It was the trunk of a large old maple tree and I’m guessing she spotted a critter –likely a rabbit– disappear into an opening at the base of the tree. Delilah reacted with a frenzied, but futile attempt to attack the fortress. I don’t think I’ve ever witnessed such a carnivorous fervor from her, except maybe the one time last summer when she had the lake-neighbor’s dog firmly clamped in her jaws.

Maybe I shouldn’t have let her keep the headless squirrel body she claimed from under a decorative pine tree near the back of our house on a walk earlier in the day yesterday. She was pre-primed to be in full-on predator mode after that.

I’m just distracted by a responsibility to focus on what Cyndie’s needs are during the recovery period. We are both going to work intensely on preventing any involuntary unconscious eye-rubbing when the healing causes itchiness. Doing so could completely defeat the surgical procedure results and the surgeon said that it happens to 1 out of 5 patients!

We don’t want her to be one of the ‘special’ ones.

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Written by johnwhays

December 27, 2019 at 7:00 am

Finally

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First, I want to point out that there are two special things I haven’t forgotten today. Happy Birthday, Julian! And, Happy Anniversary to Cyndie (and me).

One way I know that we have been married a long time: She sent me an email yesterday, announcing she had signed us up for a community education class on Navigating Social Security.

How romantic.

I chose one of her photographs for a new “Words on Images” composition.

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Written by johnwhays

September 19, 2019 at 6:00 am

Memorable Birthday

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Yesterday was Cyndie’s birthday, and she thinks she will remember it for the stormy weather we ventured out into to pick up our kids and join her parents for a nice restaurant dinner in downtown Minneapolis. Tavola was the destination, and man, was the food tasty. I ordered a side of brussel sprouts that were fabulous, if you like brussel sprouts.

The radar looked threatening and the radio warning reports were disturbing, but our drive and our home were spared the worst of the severe weather, despite how ominous it looked as we drove toward Hudson.

That weather front’s bark was worse than its sight. I’m not complaining.

We have no idea how wild conditions were at home while we were at dinner, nor how much the storm riled Delilah. She seemed cool and collected by the time we got home, a couple hours past my bedtime. <yawn>

The other thing Cyndie might remember about this birthday is the surprise egg that showed up in one of the nest boxes.

One of these things is not like the other. That small, shinier egg in the middle is not from one of our chickens.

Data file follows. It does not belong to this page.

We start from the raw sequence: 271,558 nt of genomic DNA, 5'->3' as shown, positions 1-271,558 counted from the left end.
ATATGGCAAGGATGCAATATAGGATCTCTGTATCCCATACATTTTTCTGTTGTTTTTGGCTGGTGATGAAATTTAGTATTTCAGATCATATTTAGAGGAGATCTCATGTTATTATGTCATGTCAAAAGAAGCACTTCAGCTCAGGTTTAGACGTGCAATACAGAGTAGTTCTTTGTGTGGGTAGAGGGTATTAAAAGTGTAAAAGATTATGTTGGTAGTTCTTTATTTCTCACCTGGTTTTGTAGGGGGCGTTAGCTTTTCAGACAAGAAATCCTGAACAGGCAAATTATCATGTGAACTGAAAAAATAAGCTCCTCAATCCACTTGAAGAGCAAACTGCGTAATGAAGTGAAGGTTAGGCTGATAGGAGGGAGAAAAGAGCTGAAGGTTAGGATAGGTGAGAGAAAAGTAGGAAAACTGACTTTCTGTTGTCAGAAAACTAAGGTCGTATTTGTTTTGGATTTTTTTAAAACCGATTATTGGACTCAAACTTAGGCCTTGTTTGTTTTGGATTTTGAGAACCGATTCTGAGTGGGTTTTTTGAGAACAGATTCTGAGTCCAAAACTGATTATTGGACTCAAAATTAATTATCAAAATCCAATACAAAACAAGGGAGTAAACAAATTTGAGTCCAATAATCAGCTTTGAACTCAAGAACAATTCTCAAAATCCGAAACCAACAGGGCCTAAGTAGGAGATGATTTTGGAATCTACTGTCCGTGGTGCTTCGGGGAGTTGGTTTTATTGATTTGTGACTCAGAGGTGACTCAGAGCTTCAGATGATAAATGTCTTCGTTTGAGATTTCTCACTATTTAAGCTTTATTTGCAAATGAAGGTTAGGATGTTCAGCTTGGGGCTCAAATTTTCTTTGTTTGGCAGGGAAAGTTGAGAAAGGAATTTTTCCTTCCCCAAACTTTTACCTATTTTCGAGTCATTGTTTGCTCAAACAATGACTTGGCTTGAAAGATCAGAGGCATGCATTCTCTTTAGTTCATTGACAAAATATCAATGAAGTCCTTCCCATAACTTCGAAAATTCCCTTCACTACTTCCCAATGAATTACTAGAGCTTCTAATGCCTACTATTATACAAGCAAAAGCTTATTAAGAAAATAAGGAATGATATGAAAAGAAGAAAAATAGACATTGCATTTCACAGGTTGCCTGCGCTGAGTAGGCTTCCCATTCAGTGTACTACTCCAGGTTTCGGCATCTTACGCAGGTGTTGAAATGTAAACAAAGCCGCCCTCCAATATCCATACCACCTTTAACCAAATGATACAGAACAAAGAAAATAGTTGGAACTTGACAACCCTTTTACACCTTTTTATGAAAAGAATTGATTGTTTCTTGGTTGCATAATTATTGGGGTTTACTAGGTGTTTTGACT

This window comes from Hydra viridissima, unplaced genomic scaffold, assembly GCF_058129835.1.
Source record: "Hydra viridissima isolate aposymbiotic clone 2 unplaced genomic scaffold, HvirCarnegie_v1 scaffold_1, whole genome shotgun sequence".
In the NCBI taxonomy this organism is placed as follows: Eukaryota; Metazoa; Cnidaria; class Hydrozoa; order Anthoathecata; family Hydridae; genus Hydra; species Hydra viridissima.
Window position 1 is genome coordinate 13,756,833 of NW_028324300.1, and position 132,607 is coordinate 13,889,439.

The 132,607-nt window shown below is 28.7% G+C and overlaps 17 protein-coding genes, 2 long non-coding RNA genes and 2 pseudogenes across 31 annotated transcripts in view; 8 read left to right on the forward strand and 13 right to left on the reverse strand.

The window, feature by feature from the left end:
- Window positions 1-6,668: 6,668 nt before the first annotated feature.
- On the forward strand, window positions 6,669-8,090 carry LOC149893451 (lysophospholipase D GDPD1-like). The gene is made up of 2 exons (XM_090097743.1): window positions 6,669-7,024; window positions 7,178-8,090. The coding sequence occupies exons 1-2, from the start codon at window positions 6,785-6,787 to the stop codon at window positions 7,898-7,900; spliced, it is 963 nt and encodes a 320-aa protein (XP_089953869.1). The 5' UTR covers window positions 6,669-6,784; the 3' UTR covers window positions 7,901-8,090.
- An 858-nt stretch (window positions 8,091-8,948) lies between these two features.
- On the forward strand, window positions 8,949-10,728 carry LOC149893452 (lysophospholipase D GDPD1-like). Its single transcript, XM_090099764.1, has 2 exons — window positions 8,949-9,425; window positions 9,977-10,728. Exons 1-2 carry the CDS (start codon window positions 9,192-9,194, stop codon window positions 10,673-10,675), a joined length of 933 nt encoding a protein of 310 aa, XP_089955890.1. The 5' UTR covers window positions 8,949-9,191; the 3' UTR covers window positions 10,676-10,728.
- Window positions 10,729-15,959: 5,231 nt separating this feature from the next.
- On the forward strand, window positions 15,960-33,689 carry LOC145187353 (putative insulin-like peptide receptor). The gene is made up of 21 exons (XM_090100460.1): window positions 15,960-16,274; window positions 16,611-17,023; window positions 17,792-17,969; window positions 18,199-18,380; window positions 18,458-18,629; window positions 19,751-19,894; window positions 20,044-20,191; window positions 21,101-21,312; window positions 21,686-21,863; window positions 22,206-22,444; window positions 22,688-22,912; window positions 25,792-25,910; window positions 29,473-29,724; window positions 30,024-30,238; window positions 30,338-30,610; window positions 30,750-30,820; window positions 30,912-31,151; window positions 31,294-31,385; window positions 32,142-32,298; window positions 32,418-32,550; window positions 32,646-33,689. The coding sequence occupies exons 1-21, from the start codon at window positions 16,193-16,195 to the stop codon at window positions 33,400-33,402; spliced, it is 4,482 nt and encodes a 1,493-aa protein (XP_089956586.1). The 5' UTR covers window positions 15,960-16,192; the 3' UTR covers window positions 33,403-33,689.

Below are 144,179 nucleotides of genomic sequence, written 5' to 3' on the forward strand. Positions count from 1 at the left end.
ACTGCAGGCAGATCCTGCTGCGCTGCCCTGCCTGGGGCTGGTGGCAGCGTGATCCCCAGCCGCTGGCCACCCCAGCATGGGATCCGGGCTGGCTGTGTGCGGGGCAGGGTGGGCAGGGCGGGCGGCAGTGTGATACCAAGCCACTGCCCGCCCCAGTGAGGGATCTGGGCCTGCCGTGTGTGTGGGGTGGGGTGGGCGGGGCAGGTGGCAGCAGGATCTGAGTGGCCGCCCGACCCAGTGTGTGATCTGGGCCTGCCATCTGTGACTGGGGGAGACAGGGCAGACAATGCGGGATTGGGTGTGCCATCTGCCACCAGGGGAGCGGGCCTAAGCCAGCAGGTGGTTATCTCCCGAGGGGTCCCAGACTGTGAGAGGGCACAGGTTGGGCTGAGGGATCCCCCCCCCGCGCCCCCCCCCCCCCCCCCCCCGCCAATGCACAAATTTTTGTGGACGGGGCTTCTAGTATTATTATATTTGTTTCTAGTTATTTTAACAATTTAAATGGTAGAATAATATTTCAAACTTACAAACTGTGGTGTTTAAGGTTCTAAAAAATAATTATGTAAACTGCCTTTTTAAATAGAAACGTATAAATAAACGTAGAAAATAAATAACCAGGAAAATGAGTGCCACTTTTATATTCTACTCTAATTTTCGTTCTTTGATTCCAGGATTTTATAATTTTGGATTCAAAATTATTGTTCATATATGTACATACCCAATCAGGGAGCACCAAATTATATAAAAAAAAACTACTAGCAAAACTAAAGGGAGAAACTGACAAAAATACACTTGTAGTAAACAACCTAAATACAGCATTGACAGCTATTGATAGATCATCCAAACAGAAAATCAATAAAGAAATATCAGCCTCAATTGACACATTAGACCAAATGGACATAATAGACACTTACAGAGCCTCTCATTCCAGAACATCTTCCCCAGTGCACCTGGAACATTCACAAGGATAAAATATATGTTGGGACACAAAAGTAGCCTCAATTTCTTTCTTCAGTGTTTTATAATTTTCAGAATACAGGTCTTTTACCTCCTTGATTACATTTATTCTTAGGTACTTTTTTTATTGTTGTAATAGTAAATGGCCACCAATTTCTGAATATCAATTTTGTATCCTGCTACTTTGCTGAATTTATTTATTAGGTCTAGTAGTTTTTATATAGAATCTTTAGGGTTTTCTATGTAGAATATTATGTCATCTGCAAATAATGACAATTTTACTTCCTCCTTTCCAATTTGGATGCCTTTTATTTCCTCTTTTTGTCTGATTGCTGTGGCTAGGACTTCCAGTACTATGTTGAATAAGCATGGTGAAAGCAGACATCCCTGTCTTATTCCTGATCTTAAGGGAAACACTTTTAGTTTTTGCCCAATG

Who’s been sleeping nesting in my bed nest box!?

There are frequently small bird visitors to the coop throughout the day. Apparently, one of them has been paying attention to the morning activity of the hens and decided to follow suit.

That egg’s not going to make a very large omelet.

 

UPDATE: 7:26 a.m. 6/5/19

Cyndie just informed me she learned it wasn’t some other bird intruding on the coop, based on new information. It is a “Fairy Egg.”

The learning never stops… It’s all new to me!

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Written by johnwhays

June 5, 2019 at 6:00 am

Cooling Off

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Despite the wise recommendations toward supporting our broody hens in following their natural instincts, we have chosen to proceed with the process of reorienting them. We want them back with the flock, scouring our acres to control pesky flies and ticks, and providing unequaled eggs as an added benefit.

It’s what these girls were raised to do.

Based on all those images of “Broody Breakers” I viewed on Friday, and seeing the costs for a new crate to do the job, I figured we had enough raw material lying around to make one ourselves. I’ve still got leftover scrap lumber from when we took apart scores of pallets to build the chicken coop.

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First, I built a frame for legs, then we folded up some fencing that we reclaimed from around the willow tree in the paddock, where it had been protecting the bark from gnawing horses.

As I understand it, the goal is to bring the hen’s body temperature back to normal, which will swing their hormones out of the broody drive and get them back to their old selves. The open bottom and sides allow maximum air to flow, which is purported to do the trick after about two days of caged confinement.

They only got a short visit yesterday, before we had to return them to the coop for the night, but it went reasonably well, for a couple of hens who wanted nothing but to return to the nest box each had claimed, whether it had eggs, or not.